#> 6: 6 0 42
#> 7: 7 0 42
#> 8: 8 0 42
#> 9: 9 0 42
#> 10: 10 1 42
#> 11: 11 1 42
#> 12: 12 1 42
#> 13: 13 1 42
#> 14: 14 1 42
#> 15: 15 1 42
#> 16: 16 1 42
```

Of course, we can also use the trials to compute the expected number of survivors from the game. Since the outcomes are discrete, I take median number of survivors across all trials to reflect the expected number of survivors:

```
# Compute the expected number of survivors across all trials
trials_counts <- sims[, .(count = sum(alive)), by = trial]
expected_survivors <- median(trials_counts$count)
expected_survivors
```

`#> [1] 7`

The simulation suggests that we should expect 7 players to survive when running a game with 16 players and 18 steps. When we look at the distribution of trial outcomes, we can also see that there is a pretty good chance of having 6 or 8 survivors in any one round of the game:

```
# Plot the distribution of survivors across all trials
library(ggplot2)
trial_count_summary <- as.data.frame(table(trials_counts$count))
names(trial_count_summary) <- c("n_survivors", "count")
ggplot(trial_count_summary) +
geom_col(aes(x = n_survivors, y = count), width = 0.1) +
theme_bw() +
theme(panel.grid.minor = element_blank()) +
labs(
title = "Outcomes of 10,000 trials",
x = "Number of survivors",
y = "Count"
)
```

While the expected number of survivors from these trials is higher than the actual number in the TV series (only 3 survive), keep in mind that these trials reflect ideal conditions in which all the players act strictly rationally. In the show, multiple players die as a result of the selfish or revengeful actions of other players, not strictly because of the breaking glass panes.

But perhaps the more important question from the perspective of the players is:

â€śWhich number should I choose?â€ť

Obviously choosing a larger number closer to the back of the line gives the player a higher probability of survival because the players in front identify all the â€śsafeâ€ť glass panes. But how likely would you be to survive if you chose a number near the middle (which most players in the TV series chose first)?

Since we have all the results of every trial outcome for every player in a convenient data.table, computing the probability of surviving for each player is straightforward:

```
# Plot the probability of survival based on the player order number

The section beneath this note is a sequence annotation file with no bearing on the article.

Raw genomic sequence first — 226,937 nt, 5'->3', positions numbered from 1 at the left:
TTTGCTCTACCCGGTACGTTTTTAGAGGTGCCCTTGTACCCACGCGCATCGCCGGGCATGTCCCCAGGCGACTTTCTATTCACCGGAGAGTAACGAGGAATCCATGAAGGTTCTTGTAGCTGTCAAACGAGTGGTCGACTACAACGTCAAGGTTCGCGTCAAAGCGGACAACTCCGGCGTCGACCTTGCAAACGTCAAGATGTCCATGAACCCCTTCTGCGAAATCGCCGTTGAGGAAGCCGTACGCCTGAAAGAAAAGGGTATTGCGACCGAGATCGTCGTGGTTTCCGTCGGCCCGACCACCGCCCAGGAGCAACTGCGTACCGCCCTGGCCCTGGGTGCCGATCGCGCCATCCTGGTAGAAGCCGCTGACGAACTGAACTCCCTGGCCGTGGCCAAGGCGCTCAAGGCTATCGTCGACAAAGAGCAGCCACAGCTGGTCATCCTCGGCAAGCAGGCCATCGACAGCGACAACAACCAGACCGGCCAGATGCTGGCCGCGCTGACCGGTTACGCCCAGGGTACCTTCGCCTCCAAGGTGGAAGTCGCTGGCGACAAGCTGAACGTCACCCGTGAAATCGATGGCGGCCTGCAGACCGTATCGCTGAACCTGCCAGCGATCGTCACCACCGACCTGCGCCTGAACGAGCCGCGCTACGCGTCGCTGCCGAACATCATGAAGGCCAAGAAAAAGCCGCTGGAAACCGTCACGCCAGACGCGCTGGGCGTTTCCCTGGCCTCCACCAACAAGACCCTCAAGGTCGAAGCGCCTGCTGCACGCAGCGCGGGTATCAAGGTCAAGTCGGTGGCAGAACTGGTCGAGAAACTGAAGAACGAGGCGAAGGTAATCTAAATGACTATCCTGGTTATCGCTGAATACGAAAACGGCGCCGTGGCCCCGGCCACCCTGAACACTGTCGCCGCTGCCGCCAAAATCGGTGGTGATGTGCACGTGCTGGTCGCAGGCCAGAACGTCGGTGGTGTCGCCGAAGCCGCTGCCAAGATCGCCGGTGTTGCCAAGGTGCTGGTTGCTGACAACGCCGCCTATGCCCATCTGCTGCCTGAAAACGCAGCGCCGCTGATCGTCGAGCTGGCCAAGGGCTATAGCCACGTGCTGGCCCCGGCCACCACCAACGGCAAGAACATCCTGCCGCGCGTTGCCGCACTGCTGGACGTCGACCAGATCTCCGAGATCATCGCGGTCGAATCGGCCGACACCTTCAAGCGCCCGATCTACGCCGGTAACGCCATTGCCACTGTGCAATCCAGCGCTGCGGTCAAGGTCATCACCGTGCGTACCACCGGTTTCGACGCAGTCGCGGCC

survival_summary <- sims[, .(p_survive = sum(alive) / num_trials), by = player]
ggplot(survival_summary) +
geom_point(aes(x = player, y = p_survive)) +
scale_y_continuous(labels = scales::percent) +
scale_x_continuous(breaks = seq(16)) +
theme_bw() +
theme(panel.grid.minor = element_blank()) +
labs(
title = "Probability of survival based on player order number",
x = "Player order number",
y = "Probability"
)
```

So even though the expected number of survivors is 7 out of 16 players, those survivors are overwhelmingly more likely to be the players who chose the highest order numbers.

One final question I had was what if the game designers chose to include more steps in the bridge? Because this was not supposed to be the last game, the designers needed to make sure at least **two** players survived, otherwise the games would simply end.

We can see from the previous simulations that with 16 players, the choice of 18 steps already puts a small (but non-zero) probability on having less than two survivors:

```
# Probability of having less than two survivors
sum(trials_counts$count < 2) / num_trials
```

`#> [1] 0.0036`

Of course this is probably an under-estimate of the true probability of having less than two survivors because the players are human beings who tend to make irrational choices when playing a deadly game (as we saw play out in the TV series version of the game).

Still, what if the game designers were more risk seeking? How many steps could they include if they were willing to live with, for example, a 5% chance of having less than 2 players remaining at the end of the bridge game?

To answer that, we have to re-run our simulations, but with an increasing number of steps. To keep things simple, I run 1,000 iterations of the game over an increasing number of steps from 10 to 30:

```
# Re-run the trials using an increasing number of bridge steps (10 to 30)
# Repeat the "players" data.table for each trial
min_num_steps <- 10
max_num_steps <- 30
step_trials <- seq(min_num_steps, max_num_steps, by = 1)
num_step_trials <- length(step_trials)
num_trials <- 1000
step_sims <- players[rep(seq(num_players), num_trials*num_step_trials),]
# Keep track of the trial number and the step number
step_sims[, trial := rep(seq(num_trials*num_step_trials), each = num_players)]
step_sims[, steps := rep(step_trials, each = num_players*num_trials)]
# Now run the simulation for each trial
step_sims[, alive := run_game(.SD, num_steps = unique(steps)), by = trial]
```

Now I can compute the probability of having less than two survivors for each step size:

```
# Compute probability of having less than two survivors for each step size